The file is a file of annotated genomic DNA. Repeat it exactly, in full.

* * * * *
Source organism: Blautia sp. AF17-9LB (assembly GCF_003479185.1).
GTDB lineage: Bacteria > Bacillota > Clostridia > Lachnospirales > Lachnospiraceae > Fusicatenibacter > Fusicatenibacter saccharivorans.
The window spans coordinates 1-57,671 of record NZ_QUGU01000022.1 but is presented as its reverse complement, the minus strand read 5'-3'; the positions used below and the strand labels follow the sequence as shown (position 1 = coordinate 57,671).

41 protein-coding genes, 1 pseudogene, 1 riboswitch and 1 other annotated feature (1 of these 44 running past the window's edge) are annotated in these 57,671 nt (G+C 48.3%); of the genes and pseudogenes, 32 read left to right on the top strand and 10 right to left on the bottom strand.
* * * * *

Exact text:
Source organism: Blautia sp. AF17-9LB (assembly GCF_003479185.1).
GTDB lineage: Bacteria > Bacillota > Clostridia > Lachnospirales > Lachnospiraceae > Fusicatenibacter > Fusicatenibacter saccharivorans.
The window spans coordinates 1-57,671 of record NZ_QUGU01000022.1 but is presented as its reverse complement, the minus strand read 5'-3'; the positions used below and the strand labels follow the sequence as shown (position 1 = coordinate 57,671).

41 protein-coding genes, 1 pseudogene, 1 riboswitch and 1 other annotated feature (1 of these 44 running past the window's edge) are annotated in these 57,671 nt (G+C 48.3%); of the genes and pseudogenes, 32 read left to right on the top strand and 10 right to left on the bottom strand.